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Exploring distance time graphs

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Graphs are a common way of presenting information. However, like any other type of representation, graphs rely on shared understandings of symbols and styles to convey meaning. Also, graphs are normally drawn specifically with the intention of presenting information in a particularly favourable or unfavourable light, to convince you of an argument or to influence your decisions. This free course, Exploring distance time graphs, will enable you to explain, construct, use and interpret distance-time graphs.

After studying this Unit you should be able to:

  • Explain in English and by using examples, the conventions and language used in graph drawing to someone not studying the course
  • Use the following terms accurately, and be able to explain them to someone else: ‘time-series graph’, ‘conversion graph’, ‘directly proportional relationship’, ‘“straight-line” relationship’, ‘gradient’, ‘intercept’, ‘x-coordinate’, ‘y-coordinate’, ‘coordinate pair’, ‘variable’, ‘independent variable’, ‘dependent variable’, ‘average speed’, ‘velocity’, ‘distance-time graph’
  • Draw a graph on a sheet of graph paper, from a table of data, correctly plotting the points, labelling the graph and scaling and labelling the axes
  • Draw and use a graph to convert between a quantity measured in one system of units to the same quantity measured in a different system
  • Write down the formula of a straight-line graph, and be able to explain, using sketches, the meaning of the terms ‘gradient’ and ‘intercept’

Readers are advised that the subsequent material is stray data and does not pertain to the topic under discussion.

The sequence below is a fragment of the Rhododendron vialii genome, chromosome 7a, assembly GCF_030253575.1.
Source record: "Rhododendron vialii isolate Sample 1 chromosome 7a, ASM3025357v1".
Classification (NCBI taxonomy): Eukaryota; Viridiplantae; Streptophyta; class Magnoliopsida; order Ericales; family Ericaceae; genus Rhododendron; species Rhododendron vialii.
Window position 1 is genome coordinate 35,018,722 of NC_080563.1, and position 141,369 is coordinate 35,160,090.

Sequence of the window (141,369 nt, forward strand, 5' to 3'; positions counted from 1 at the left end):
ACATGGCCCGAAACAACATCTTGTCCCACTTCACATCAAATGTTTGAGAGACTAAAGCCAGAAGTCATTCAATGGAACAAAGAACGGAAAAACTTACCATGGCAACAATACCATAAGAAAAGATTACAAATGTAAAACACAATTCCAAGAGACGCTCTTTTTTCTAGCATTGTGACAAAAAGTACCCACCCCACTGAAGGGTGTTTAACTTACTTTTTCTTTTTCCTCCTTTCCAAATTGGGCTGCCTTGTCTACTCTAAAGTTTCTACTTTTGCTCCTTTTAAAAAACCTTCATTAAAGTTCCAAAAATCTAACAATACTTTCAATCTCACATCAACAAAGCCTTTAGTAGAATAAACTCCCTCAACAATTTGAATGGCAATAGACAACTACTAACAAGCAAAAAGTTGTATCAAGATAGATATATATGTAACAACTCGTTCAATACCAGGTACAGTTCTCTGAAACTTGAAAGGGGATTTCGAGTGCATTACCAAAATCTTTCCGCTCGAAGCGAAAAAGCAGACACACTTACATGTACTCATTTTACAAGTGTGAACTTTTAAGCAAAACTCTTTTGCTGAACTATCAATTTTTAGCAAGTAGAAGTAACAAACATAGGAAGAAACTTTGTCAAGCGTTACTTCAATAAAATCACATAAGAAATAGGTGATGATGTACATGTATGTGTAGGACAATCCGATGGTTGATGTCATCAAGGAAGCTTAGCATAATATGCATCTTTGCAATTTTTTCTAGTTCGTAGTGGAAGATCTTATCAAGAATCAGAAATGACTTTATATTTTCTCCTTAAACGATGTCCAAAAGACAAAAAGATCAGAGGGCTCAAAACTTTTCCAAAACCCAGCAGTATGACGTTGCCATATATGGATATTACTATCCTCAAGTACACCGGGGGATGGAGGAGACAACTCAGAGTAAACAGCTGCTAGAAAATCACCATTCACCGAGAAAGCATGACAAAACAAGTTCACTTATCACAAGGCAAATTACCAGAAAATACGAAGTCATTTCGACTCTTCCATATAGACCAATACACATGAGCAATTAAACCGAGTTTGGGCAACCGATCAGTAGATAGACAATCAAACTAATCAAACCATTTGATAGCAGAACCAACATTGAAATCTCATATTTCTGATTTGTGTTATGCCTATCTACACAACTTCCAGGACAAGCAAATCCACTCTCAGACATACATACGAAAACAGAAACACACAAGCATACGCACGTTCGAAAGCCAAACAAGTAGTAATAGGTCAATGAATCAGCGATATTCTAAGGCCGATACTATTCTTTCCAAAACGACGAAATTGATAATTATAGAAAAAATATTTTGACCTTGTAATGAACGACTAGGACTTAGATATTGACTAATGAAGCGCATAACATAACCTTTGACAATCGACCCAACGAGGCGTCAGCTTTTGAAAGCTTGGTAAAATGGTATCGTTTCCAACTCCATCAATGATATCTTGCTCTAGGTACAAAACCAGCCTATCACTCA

• Comment critically on a graph by carefully reading out information
  • Explain how a distance-time graph could be used to plan a journey
  • Explain and use the mathematical relationship between distance, time, average speed and the gradient of distance-time graph
  • Construct a distance-time graph from a narrative account of a journey
  • Draw correctly, use and interpret distance-time graphs
  • Draw, interpret and use distance-time and position-time graphs in a specific context
  • Record how you tackle mathematical problems
  • Comment on the usefulness of tables and graphs for different purposes

By: The Open University

  • Duration 12 hours
  • Updated Monday 1st September 2014
  • Introductory level
  • Posted under Mathematics Education
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Exploring distance time graphs

Introduction

Unit image

Graphs are a common way of presenting information. However, like any other type of representation, graphs rely on shared understandings of symbols and styles to convey meaning. Also, graphs are normally drawn specifically with the intention of presenting information in a particularly favourable or unfavourable light, to convince you of an argument or to influence your decisions.

This unit is from our archive and is an adapted extract from Open mathematics (MU120) which is no longer taught by The Open University. If you want to study formally with us, you may wish to explore other courses we offer in this subject area [Tip: hold Ctrl and click a link to open it in a new tab. (Hide tip)] .

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